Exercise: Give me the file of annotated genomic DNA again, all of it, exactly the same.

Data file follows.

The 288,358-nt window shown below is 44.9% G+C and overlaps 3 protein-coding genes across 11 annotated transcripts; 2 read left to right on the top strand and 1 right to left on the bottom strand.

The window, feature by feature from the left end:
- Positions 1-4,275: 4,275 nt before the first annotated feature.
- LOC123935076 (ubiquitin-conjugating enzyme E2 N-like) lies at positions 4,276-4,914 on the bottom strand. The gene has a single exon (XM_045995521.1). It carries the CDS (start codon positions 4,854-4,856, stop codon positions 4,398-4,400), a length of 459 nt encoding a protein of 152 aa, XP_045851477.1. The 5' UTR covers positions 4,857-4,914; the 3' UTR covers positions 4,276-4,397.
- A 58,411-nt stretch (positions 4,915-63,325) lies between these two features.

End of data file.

The 288,358-nt window shown below is 44.9% G+C and overlaps 3 protein-coding genes across 11 annotated transcripts; 2 read left to right on the top strand and 1 right to left on the bottom strand.

The window, feature by feature from the left end:
- Positions 1-4,275: 4,275 nt before the first annotated feature.
- LOC123935076 (ubiquitin-conjugating enzyme E2 N-like) lies at positions 4,276-4,914 on the bottom strand. The gene has a single exon (XM_045995521.1). It carries the CDS (start codon positions 4,854-4,856, stop codon positions 4,398-4,400), a length of 459 nt encoding a protein of 152 aa, XP_045851477.1. The 5' UTR covers positions 4,857-4,914; the 3' UTR covers positions 4,276-4,397.
- A 58,411-nt stretch (positions 4,915-63,325) lies between these two features.